# If sound is a longitudinal wave, why can we hear it if our ears aren't aligned with the propagation direction?

If a sound wave travels to the right, then the air molecules inside only vibrate left and right, because sound is a longitudinal wave. This is only a one-dimensional motion. If our ears are oriented perpendicular to this oscillation, e.g. if they are pointing straight up, how can we hear it?

• it is not that simple . see hyperphysics.phy-astr.gsu.edu/hbase/Sound/sprop.html and links – anna v Mar 8 at 5:08
• This website has some nice animations to show the three dimensional nature of longitudinal sound waves. – Farcher Mar 8 at 8:08
• Here's another pretty good explanation with animations, courtesy of the University of Southampton. – Ilmari Karonen Mar 8 at 11:10
• Almost everybody commenting or answering has completely misinterpreted the question. There is no need to rehash the entirety of an introductory course of waves, in 10 little bits and pieces, when the actual question is much more specific. – knzhou Mar 9 at 12:01
• @knzhou: The question seems to have changed significantly since it was first asked (and it wasn't all that clear to begin with). I'm not sure whether your edits have really brought it closer to or further away from what the OP originally intended to ask. – Ilmari Karonen Mar 9 at 19:47

vibration is only a one dimensional motion

This is not generally true. As a trivial example, one could the movements of water in a pond where a few small rocks have been tossed. The motion is definitely a wave behavior, and could even be called vibration, but it is most definitely not one dimensional.

Another potential example would be the vibrator on your phone, which vibrates in a circular manner.

But in the end, the key is that atoms in a sound wave don't vibrate "left and right." They are a longitudinal wave, in which particles move in the direction of the wave's motion and back.

So when something causes a sound, the waves propagate outward from the object creating the sound, as molecules of gas move away from the source and towards the source. This is typically a 3 dimensional pattern

• Hi, Thanks for the answer , it was really helpful. I still have doubt in the last paragraph of your answer. Can you explain it with more details. Also I never said that sound wave is a transverse wave , by left and right i meant to - and - fro. – Sarvesh Thiruppathi Mar 8 at 8:09
• Also , by 3 dimensional pattern , you mean a spherical kind of pattern , right ? But when the air molecule from the centre keeps moving away ,won't there be a vacuum created at the centre. – Sarvesh Thiruppathi Mar 8 at 8:13
• @SarveshThiruppathi In a sense, yes, as the particles move apart it creates a low pressure region, but this acts as the restoring force to bring them back together. These pressure variations are usually very small, though. For example, a typical conversation between 2 people generates pressure variations of about 2*10^-7 atmospheres. – Kyle Mar 8 at 8:48
• But if the sound wave is emitted for long periods, wouldn't there be a complete vacuum and the sound wave would stop – Sarvesh Thiruppathi Mar 8 at 8:50
• @SarveshThiruppathi If a sound wave is emitted for a long period of time, that means the source of the sound is vibrating for a long period of time. The wavelength would still be the same as if the same sound were emitted for a short period of time, so the vacuum you're imagining between waves wouldn't exist. What does make a difference is the volume (loudness) of the sound, which is why (roughly) there is a maximum possible volume which is reached when there is a vacuum between each wave. – dbmag9 Mar 8 at 9:30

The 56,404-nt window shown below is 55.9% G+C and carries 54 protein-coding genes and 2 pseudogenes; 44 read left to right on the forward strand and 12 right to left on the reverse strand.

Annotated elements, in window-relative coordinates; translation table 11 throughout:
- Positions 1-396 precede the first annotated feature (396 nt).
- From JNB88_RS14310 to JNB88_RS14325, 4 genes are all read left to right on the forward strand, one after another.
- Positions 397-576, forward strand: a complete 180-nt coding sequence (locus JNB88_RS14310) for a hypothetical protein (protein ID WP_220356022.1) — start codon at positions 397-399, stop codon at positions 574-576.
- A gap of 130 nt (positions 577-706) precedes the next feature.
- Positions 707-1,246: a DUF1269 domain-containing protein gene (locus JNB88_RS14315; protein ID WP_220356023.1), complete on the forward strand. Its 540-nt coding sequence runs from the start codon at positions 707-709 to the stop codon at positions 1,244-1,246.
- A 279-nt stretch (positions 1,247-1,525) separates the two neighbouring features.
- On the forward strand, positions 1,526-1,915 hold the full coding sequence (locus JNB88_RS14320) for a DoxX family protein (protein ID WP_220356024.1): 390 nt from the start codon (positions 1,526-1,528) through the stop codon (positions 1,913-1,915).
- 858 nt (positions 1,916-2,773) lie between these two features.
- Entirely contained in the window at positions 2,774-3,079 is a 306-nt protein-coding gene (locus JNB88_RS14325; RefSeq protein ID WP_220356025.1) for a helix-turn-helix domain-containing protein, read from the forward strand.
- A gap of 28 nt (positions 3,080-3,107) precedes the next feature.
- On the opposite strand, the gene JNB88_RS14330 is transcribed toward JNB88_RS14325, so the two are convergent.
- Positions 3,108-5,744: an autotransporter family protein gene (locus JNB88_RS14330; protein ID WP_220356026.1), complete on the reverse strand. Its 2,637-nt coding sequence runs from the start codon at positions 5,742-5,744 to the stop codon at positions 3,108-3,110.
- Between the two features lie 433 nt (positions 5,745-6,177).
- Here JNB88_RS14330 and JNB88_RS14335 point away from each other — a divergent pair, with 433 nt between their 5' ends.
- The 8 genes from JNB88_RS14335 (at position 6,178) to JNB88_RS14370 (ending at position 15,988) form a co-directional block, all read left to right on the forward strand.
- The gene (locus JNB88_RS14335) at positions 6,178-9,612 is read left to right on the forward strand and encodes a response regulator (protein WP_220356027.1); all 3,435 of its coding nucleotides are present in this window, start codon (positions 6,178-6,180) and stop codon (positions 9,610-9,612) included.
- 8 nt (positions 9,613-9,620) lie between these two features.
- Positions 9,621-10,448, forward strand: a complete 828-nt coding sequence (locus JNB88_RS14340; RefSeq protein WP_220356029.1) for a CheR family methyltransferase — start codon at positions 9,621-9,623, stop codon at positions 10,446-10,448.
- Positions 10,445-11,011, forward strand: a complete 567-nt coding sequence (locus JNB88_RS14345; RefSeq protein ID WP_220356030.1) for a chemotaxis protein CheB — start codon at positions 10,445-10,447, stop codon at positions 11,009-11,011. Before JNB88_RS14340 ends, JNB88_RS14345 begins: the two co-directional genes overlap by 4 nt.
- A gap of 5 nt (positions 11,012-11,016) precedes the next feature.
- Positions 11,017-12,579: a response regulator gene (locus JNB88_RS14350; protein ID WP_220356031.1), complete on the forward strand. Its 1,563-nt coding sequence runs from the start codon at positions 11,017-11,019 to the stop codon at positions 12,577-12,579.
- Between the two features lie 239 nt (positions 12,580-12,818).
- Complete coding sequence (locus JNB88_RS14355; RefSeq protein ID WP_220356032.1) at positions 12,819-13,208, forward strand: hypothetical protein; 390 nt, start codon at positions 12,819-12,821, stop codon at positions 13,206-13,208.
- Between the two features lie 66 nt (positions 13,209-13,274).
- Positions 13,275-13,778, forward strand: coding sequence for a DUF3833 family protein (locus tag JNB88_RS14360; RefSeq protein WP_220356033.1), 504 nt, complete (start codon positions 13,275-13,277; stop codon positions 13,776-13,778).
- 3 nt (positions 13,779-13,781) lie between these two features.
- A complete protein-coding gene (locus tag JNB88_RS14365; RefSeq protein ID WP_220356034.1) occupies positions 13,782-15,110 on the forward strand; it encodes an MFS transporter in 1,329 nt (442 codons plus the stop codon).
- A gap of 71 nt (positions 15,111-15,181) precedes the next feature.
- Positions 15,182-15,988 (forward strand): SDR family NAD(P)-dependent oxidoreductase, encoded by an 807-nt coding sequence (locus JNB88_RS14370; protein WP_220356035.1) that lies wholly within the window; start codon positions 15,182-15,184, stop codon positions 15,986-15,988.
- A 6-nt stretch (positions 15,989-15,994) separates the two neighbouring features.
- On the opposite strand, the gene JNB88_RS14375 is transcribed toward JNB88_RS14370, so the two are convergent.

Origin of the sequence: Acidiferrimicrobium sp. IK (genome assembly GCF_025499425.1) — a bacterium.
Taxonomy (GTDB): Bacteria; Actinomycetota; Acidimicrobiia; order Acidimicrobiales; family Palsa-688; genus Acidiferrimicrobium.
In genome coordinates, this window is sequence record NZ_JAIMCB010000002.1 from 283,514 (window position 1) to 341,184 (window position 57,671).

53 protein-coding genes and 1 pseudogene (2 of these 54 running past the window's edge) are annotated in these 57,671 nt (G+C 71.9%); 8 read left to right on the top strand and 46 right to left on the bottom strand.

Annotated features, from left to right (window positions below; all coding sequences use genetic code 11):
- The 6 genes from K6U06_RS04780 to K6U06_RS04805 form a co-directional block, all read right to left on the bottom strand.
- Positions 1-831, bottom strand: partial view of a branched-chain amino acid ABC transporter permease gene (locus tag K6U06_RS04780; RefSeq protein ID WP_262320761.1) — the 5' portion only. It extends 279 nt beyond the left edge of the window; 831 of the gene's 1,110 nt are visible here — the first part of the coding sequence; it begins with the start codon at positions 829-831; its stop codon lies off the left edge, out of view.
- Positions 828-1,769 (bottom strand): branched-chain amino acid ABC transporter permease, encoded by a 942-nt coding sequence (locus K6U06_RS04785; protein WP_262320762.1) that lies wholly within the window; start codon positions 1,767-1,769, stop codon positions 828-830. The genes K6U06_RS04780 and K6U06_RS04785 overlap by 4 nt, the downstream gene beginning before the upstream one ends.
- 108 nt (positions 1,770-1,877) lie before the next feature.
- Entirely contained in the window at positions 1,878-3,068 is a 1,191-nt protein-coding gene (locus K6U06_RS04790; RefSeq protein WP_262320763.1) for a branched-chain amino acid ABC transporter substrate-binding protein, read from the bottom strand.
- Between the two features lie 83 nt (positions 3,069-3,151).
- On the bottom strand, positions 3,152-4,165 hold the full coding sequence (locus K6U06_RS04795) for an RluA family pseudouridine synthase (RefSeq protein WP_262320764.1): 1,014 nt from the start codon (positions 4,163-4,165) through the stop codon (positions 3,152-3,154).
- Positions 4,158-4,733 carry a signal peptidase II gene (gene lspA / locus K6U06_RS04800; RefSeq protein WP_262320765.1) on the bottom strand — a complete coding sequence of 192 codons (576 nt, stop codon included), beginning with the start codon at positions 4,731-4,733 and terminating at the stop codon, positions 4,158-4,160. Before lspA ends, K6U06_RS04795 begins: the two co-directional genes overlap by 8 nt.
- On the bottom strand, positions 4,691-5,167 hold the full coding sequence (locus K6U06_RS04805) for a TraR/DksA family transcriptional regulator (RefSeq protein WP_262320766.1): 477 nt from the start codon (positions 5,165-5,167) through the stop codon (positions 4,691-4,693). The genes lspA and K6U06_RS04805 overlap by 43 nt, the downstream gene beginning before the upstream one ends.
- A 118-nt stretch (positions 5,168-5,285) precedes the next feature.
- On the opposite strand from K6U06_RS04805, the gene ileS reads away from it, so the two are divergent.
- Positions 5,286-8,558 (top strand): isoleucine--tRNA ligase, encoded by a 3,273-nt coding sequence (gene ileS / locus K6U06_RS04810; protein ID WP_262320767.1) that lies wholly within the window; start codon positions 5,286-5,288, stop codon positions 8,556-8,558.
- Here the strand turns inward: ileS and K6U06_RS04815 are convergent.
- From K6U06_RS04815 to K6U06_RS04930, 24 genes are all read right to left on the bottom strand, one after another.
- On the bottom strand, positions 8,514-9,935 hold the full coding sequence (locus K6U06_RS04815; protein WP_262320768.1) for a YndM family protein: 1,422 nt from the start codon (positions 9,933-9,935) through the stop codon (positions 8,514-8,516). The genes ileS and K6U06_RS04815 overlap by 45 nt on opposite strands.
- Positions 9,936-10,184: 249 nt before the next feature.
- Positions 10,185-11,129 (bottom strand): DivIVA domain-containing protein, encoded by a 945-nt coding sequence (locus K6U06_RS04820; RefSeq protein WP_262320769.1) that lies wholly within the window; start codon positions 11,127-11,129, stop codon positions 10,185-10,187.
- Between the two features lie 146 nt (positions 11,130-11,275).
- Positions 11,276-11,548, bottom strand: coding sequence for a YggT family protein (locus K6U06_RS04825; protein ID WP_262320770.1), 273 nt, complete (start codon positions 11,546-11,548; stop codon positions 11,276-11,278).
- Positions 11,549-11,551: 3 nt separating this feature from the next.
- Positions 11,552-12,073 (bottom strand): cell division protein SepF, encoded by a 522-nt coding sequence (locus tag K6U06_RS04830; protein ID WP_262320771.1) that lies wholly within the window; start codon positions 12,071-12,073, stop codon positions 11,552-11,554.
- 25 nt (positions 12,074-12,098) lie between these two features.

Sound wave is not a transverse wave, as you thought. That means the vibration and the direction of propagation for sound wave are parallel. And the vibration is caused by difference in air pressure at different places. To the question "how I can listen to it" thats because the pressure difference propagates toward your ear and force your eardrum to vibrate.

• Hi, I would like to point out two things from your answer. I never said a sound is a transverse wave. Also can you provide a explanation of how the sound wave propagated towards us. – Sarvesh Thiruppathi Mar 8 at 8:04
• Note, sound can be also a transverse wave, but only in solid materials (others don't have a shear stress). It has different properties than the longitudinal sound. This is how the internal properties of the Earth were discovered (liquid mantle, solid core). Also the electromagnetic and gravitational fields propagate as transverse waves. – peterh Mar 8 at 12:43
• "Sound wave is not a transverse wave, as you thought." This is nowhere in the OP's statement. As far as I'm concerned, this answer doesn't address the question at all. – knzhou Mar 9 at 12:02
• @knzhou I agree. -1. I'm not sure how this has gotten so many up votes – Aaron Stevens Mar 9 at 12:06
• @user10842694 I edited the question to make it a little clearer, but it was already clear in the first version that he wasn't asking "is sound a transverse wave". It blows my mind how half the answers here have answered that question instead. – knzhou Mar 9 at 12:13

Sound travels outwards from a source in all directions. The waves that are set in motion are spherical.

• Yes -- even though a 'speaker' may push air molecules in a certain direction, this just creates a volume of higher pressure air, which then expands in all directions. – amI Mar 8 at 8:40

Re. from one of your comments: "But when the air molecule from the centre keeps moving away ,won't there be a vacuum created at the centre" and also this one: "But if the sound wave is emitted for long periods, wouldn't there be a complete vacuum and the sound wave would stop"